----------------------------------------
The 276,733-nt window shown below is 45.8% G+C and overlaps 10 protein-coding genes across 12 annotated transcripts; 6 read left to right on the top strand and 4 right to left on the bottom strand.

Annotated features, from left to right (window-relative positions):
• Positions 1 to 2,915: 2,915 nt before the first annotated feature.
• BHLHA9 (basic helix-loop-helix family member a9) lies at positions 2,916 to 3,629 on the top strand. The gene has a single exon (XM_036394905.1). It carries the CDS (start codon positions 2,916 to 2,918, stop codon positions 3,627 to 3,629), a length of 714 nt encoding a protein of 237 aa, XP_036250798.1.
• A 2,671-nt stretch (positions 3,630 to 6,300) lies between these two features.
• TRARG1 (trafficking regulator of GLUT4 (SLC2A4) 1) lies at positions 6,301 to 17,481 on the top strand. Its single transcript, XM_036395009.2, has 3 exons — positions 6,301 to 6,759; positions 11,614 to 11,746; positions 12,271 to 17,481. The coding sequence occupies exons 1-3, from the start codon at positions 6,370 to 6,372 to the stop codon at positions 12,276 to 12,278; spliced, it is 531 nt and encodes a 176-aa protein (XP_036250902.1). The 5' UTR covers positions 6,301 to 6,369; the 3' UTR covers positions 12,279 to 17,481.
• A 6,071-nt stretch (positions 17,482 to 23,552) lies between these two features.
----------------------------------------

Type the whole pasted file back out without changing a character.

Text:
The 276,733-nt window shown below is 45.8% G+C and overlaps 10 protein-coding genes across 12 annotated transcripts; 6 read left to right on the top strand and 4 right to left on the bottom strand.

Annotated features, from left to right (window-relative positions):
• Positions 1 to 2,915: 2,915 nt before the first annotated feature.
• BHLHA9 (basic helix-loop-helix family member a9) lies at positions 2,916 to 3,629 on the top strand. The gene has a single exon (XM_036394905.1). It carries the CDS (start codon positions 2,916 to 2,918, stop codon positions 3,627 to 3,629), a length of 714 nt encoding a protein of 237 aa, XP_036250798.1.
• A 2,671-nt stretch (positions 3,630 to 6,300) lies between these two features.
• TRARG1 (trafficking regulator of GLUT4 (SLC2A4) 1) lies at positions 6,301 to 17,481 on the top strand. Its single transcript, XM_036395009.2, has 3 exons — positions 6,301 to 6,759; positions 11,614 to 11,746; positions 12,271 to 17,481. The coding sequence occupies exons 1-3, from the start codon at positions 6,370 to 6,372 to the stop codon at positions 12,276 to 12,278; spliced, it is 531 nt and encodes a 176-aa protein (XP_036250902.1). The 5' UTR covers positions 6,301 to 6,369; the 3' UTR covers positions 12,279 to 17,481.
• A 6,071-nt stretch (positions 17,482 to 23,552) lies between these two features.